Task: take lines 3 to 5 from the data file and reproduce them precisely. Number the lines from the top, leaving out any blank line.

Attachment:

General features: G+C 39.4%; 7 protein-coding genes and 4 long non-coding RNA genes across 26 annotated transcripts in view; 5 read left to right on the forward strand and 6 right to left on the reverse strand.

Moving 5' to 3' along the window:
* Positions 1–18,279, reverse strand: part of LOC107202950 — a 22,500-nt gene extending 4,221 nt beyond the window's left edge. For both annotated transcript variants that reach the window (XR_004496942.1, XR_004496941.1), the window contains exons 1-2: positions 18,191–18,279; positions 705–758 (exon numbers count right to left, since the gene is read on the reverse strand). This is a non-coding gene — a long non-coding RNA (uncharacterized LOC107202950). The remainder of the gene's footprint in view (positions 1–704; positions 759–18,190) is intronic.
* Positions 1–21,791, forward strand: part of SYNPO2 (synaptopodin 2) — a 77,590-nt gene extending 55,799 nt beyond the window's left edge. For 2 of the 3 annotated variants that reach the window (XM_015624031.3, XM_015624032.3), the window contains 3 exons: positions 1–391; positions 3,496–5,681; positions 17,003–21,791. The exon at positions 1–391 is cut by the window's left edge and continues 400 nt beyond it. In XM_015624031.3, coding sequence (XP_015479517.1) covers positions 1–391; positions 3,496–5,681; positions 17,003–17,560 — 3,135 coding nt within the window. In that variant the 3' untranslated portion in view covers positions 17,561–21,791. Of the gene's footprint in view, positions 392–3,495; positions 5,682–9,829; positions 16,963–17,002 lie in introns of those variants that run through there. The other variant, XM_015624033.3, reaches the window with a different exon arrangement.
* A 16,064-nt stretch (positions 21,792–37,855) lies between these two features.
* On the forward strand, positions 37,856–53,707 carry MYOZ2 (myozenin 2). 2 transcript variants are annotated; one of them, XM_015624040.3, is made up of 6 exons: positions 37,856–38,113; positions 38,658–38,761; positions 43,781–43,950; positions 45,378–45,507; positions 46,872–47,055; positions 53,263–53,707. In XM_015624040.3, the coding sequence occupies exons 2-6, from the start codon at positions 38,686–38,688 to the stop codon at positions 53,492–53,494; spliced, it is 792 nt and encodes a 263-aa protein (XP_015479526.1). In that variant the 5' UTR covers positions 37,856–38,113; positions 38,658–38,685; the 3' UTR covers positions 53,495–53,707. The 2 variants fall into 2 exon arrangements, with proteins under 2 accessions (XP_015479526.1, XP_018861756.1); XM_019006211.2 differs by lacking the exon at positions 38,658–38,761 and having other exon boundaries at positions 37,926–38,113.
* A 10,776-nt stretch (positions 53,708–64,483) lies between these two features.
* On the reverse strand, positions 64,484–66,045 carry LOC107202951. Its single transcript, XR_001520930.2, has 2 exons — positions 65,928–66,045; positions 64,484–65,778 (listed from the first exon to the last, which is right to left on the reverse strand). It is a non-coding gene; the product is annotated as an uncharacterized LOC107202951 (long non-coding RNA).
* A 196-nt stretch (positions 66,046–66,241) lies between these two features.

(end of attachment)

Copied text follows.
* Positions 1–18,279, reverse strand: part of LOC107202950 — a 22,500-nt gene extending 4,221 nt beyond the window's left edge. For both annotated transcript variants that reach the window (XR_004496942.1, XR_004496941.1), the window contains exons 1-2: positions 18,191–18,279; positions 705–758 (exon numbers count right to left, since the gene is read on the reverse strand). This is a non-coding gene — a long non-coding RNA (uncharacterized LOC107202950). The remainder of the gene's footprint in view (positions 1–704; positions 759–18,190) is intronic.
* Positions 1–21,791, forward strand: part of SYNPO2 (synaptopodin 2) — a 77,590-nt gene extending 55,799 nt beyond the window's left edge. For 2 of the 3 annotated variants that reach the window (XM_015624031.3, XM_015624032.3), the window contains 3 exons: positions 1–391; positions 3,496–5,681; positions 17,003–21,791. The exon at positions 1–391 is cut by the window's left edge and continues 400 nt beyond it. In XM_015624031.3, coding sequence (XP_015479517.1) covers positions 1–391; positions 3,496–5,681; positions 17,003–17,560 — 3,135 coding nt within the window. In that variant the 3' untranslated portion in view covers positions 17,561–21,791. Of the gene's footprint in view, positions 392–3,495; positions 5,682–9,829; positions 16,963–17,002 lie in introns of those variants that run through there. The other variant, XM_015624033.3, reaches the window with a different exon arrangement.
* A 16,064-nt stretch (positions 21,792–37,855) lies between these two features.